A burqa is not the same as Hijab and Hijab is not the same as Niqab – the words are back in circulation, for all the curiosity the veil evoked after the Sri Lanka ban on face coverings. The law came into force on Monday but has not specifically mentioned: “burqas, niqabs or hijab” that are traditionally worn by Muslim women.
The decision came after terror attacks killed more than 250 people on Easter Sunday, and has got mixed reactions from the women in the Muslim community.
Burqa: This kind of veil is different from others – as it covers the whole body from the top of the head to the ground. It covers the entire face, including the eyes and women can see through the mesh cloth. (Image: Reuters)
Jilbab/Abaya: These are long, loosely fitted garments worn like an overcoat by Muslim women in the Middle East, South Asia and North America. They are often worn in combination with the hijab or niqab. The jilbab is a dress by itself worn in black or neutral colours. (Image: Reuters)
Al Amira: Muslim women wear al-amira, which is a two-piece veil and is worn with a close-fitting cap and a tube-like scarf. The material used for this kind of veil is usually made from cotton or polyester. (Image: Reuters)
Al Shayla: The Muslim women specifically in the Gulf region cover their head with an elegant Shayla, which is a long, rectangular scarf. It runs from the head and is elegantly pinned on shoulders. (Image: Reuters)
Burkini: The burkini is a swimming garment designed by Lebanese-Australian designer Aheda Zanetti. It is an Islamic version of a swimming suit. Just that this one covers the body from head to foot leaving openings for the face, hands, and feet. The fabric of the burkini, according to Zanetti, is not supposed to stick to the body after the plunge in the sea. (Image: Reuters)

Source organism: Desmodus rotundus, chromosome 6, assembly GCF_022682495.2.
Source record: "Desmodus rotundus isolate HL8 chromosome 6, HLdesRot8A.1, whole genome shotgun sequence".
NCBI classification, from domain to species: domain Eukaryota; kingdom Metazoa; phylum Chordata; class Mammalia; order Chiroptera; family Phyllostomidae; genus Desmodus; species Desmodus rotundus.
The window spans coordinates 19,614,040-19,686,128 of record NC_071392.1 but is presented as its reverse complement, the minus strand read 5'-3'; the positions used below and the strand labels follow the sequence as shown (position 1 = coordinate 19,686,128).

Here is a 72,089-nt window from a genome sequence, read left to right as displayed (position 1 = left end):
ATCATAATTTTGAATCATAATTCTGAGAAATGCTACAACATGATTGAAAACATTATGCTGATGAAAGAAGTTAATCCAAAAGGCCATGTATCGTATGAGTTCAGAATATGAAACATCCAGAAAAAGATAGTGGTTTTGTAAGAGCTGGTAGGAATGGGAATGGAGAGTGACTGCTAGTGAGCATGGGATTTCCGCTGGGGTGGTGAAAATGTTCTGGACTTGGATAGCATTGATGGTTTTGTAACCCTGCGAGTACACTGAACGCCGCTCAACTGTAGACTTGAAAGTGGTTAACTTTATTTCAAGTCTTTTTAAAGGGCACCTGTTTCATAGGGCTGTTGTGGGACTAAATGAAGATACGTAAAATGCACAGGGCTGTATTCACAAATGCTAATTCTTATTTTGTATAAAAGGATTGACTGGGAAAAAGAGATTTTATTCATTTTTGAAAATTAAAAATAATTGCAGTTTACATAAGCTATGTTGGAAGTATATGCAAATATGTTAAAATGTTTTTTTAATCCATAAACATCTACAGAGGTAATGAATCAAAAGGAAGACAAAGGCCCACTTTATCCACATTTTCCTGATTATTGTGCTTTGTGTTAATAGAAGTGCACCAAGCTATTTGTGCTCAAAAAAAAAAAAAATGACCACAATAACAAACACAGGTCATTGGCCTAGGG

Chador: Muslim women in Iran wear the chador, which is a full-body cloak. It is worn with by a smaller headscarf. It is basically as a large semi-circular piece of cloth that covers the head and drapes the body to the feet. Women hold it together with their hands. (Image: Reuters)
Hijab: The origin of the word hijab is Arabic. It is used to define scarves worn by Muslim women to cover their heads. Some of the distinctive features of the hijab are that it does not cover the face, it is used to cover the head and neck and comes in many colours and styles. (Image: Reuters)
Khimar: The khimar is a long, cape-like veil. It hangs down to just above the waist and hands. Leaving the face clear, the veil covers the hair, neck and shoulders completely. Often worn by Muslim women at the time of prayers or for the Hajj pilgrimage. (Image: Reuters)
Niqab: In this kind of covering women cover their face except for the eyes. Muslim women in Arab countries wear the cover that flows down to the mid-back and covers the mid-chest in the front. Hair is completely covered. (Image: Reuters)